A Word About Conviction Integrity Units

There has been a reasonable amount of fanfare recently about the establishment of “conviction integrity units.”  See Mark Godsey’s December 11 WCB post, “Center for Prosecutor Integrity Surveys Rise of Conviction Integrity Units”, here.

We can do nothing but applaud these efforts, but there is one aspect of these units that troubles me.  They are all totally contained within the prosecutor’s office.  Does anyone else think this presents an inherent conflict of interest?  My suspicion is that, because of increasing publicity about wrongful convictions, prosecutors are establishing these things to politically bolster their public image. Call me cynical – and we should welcome every step toward true justice – but I tend to see a fox guarding the hen house and a wolf in sheep’s clothing.  Is there any requirement that all proceedings of these units be public record?

My belief is that the model for how these units should be set up is the North Carolina Innocence Inquiry Commission, which has been in operation since 2007.  What I think is notable here is the composition of the commission: the members include a Superior Court Judge, a Prosecuting Attorney, a Defense Attorney, a Victim Advocate, a Member of the Public, a Sheriff, and two Discretionary members.  This shows a reasoned effort to endow the commission with objectivity.

In a very recent development, the Innocence Project of New Orleans has announced that it is partnering with the Orleans district attorney’s office to establish a joint “conviction review project.” See the IPNO announcement here. This is a big deal, and will bear watching.

8 responses to “A Word About Conviction Integrity Units

  1. Mr. Locke, Thank you for pointing out this important aspect of the Conviction Integrity Units, which has been our concern, as well. The CIU’s should be ranked in quality. Those, that are an “empty shell”, just to be part of the “group”, should be identified as ineffective, as noted in a recent case. They can be dangerous to an innocent person.

    Your comment: “We can do nothing but applaud these efforts, but there is one aspect of these units that troubles me. They are all totally contained within the prosecutor’s office. Does anyone else think this presents an inherent conflict of interest? My suspicion is that, because of increasing publicity about wrongful convictions, prosecutors are establishing these things to politically bolster their public image. Call me jaded – and we should welcome every step toward true justice – but I tend to see a fox watching the hen house and a wolf in sheep’s clothing. Is there any requirement that all proceedings of these units be public record?”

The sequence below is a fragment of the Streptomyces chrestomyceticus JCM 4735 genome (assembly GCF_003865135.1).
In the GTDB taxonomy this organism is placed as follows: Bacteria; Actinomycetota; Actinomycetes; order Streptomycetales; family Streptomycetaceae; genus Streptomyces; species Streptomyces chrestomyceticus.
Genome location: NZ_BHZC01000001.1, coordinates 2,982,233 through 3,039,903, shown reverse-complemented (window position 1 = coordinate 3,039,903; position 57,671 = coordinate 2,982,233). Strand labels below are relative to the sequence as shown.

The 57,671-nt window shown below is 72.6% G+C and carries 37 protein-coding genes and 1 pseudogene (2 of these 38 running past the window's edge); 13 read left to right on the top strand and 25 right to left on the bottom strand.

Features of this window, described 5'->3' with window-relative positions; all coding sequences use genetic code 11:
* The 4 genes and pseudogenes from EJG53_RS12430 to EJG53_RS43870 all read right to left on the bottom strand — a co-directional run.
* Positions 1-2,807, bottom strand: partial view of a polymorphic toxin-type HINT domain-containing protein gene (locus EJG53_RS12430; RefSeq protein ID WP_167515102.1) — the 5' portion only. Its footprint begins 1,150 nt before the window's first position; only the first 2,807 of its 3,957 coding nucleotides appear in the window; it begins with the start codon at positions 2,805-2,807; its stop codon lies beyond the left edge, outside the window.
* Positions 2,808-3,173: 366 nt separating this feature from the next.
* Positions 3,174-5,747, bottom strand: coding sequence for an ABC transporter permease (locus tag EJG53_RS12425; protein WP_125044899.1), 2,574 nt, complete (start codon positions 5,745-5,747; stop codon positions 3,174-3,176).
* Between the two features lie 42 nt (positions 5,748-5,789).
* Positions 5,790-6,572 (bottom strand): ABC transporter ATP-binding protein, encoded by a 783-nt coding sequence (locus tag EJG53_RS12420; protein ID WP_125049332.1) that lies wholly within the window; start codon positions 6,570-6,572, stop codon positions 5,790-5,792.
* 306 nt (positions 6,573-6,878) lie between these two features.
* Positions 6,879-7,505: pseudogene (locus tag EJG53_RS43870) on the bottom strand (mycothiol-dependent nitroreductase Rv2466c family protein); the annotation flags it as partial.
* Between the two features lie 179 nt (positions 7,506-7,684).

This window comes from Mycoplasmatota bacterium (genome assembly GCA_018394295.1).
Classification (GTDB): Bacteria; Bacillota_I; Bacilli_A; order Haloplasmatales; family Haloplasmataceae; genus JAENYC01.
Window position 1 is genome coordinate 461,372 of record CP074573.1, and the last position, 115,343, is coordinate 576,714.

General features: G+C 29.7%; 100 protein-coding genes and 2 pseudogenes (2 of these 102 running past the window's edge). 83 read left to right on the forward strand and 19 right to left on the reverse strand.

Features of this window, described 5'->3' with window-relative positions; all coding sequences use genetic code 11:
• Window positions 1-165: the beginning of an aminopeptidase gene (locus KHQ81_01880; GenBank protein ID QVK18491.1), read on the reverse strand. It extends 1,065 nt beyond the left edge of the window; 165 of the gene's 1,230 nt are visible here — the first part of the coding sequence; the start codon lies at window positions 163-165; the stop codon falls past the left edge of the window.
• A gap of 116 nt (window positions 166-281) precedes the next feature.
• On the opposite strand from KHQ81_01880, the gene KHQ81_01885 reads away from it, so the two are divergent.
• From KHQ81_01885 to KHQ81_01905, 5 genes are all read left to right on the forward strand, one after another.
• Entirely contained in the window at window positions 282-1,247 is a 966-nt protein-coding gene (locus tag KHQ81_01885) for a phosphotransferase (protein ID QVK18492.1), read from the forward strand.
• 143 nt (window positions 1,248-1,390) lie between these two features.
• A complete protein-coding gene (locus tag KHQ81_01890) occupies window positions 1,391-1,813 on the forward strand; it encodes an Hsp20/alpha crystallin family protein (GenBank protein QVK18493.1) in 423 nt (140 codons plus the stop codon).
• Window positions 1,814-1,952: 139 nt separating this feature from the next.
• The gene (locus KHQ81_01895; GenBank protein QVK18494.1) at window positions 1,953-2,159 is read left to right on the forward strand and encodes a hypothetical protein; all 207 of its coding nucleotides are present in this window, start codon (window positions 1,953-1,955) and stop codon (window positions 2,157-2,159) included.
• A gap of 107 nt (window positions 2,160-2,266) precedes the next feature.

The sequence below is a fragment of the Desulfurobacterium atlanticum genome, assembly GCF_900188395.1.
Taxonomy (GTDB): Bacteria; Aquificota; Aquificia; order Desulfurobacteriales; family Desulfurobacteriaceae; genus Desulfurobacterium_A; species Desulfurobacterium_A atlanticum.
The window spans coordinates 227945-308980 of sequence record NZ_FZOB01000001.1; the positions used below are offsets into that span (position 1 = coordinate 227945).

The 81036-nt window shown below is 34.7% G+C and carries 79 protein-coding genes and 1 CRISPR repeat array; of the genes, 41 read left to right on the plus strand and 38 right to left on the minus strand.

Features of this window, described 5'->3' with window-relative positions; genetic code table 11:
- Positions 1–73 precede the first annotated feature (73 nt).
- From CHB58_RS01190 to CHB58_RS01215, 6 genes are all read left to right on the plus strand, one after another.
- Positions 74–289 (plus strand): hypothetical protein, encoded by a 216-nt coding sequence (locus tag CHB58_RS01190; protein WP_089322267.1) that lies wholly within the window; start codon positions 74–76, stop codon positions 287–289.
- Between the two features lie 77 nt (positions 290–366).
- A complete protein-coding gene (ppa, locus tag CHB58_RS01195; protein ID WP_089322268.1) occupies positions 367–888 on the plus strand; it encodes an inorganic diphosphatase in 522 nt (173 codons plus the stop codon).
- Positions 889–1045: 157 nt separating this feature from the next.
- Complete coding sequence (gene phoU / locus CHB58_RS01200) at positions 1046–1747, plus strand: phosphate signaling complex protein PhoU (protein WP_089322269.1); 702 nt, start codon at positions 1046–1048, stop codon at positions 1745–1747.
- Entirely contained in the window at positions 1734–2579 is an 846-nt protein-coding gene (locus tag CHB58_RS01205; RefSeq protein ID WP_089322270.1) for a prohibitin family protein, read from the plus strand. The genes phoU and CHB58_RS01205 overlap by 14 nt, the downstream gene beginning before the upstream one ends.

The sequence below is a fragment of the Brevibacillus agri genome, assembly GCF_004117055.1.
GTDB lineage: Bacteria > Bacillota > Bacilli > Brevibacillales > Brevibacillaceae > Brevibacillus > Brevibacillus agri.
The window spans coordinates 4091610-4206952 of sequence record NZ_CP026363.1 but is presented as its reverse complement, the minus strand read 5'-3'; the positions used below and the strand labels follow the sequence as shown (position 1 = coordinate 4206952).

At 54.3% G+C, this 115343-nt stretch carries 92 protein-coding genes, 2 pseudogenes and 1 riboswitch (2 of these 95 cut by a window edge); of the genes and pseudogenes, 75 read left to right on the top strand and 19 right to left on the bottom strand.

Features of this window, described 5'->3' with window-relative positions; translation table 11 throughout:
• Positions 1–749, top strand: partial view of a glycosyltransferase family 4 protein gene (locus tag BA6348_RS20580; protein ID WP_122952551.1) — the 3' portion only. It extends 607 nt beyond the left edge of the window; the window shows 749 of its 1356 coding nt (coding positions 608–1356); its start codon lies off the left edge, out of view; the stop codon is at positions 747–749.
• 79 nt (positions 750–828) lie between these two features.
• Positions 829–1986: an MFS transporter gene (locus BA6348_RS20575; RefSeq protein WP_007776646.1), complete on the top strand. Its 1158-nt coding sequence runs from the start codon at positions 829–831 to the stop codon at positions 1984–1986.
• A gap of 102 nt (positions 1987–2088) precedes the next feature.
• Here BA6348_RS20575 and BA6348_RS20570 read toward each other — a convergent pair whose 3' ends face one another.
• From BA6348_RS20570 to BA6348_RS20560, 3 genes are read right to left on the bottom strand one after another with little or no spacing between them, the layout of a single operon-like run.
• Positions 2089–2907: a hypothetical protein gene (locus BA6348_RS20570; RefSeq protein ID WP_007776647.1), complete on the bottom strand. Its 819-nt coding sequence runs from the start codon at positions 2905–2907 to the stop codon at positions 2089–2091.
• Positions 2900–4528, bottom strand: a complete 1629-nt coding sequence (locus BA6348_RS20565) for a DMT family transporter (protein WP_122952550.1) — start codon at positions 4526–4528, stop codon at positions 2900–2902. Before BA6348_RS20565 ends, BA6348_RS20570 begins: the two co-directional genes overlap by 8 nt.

In Arizona, Pima County recently established a CIU, with little or no media coverage, while the largest county – Maricopa – where the hundreds of thousands of felony CASES exist (over 200,000, in one term in office (2005-2010) under disbarred, ex-Maricopa County Attorney Andrew Thomas, which have been ignored and demand independent investigation for wrongful convictions of the innocent, the over-charged, over-sentenced, malicious prosecution and incompetence, which has prevailed in that office for decades. In a culture of convictions-at-all costs, no presumption of innocence (Victim’s Rights), the innocent are ALL at risk.

    With the current decades long, Debra Milke case in the news, where her conviction and sentence was overturned by the 9th Circuit Court of Appeals, March 2013 and the Maricopa County Attorney chose to re-try her in 2015, people wonder why her wrongful conviction was kept hidden under the campaign cycle. Then yesterday, the state Court of Appeals dismissed her charges, due to “egregious prosecutorial misconduct”! We are left to wonder who is going to step forward to “right the wrongs” in these cases? How is it that Ray Krone is the last exoneree? The state legislators apologized to him and said they would do better next time. Better at what? Hiding these cases or “righting the wrongs”. The deliberate indifference to wrongful convictions that followed holds the answer.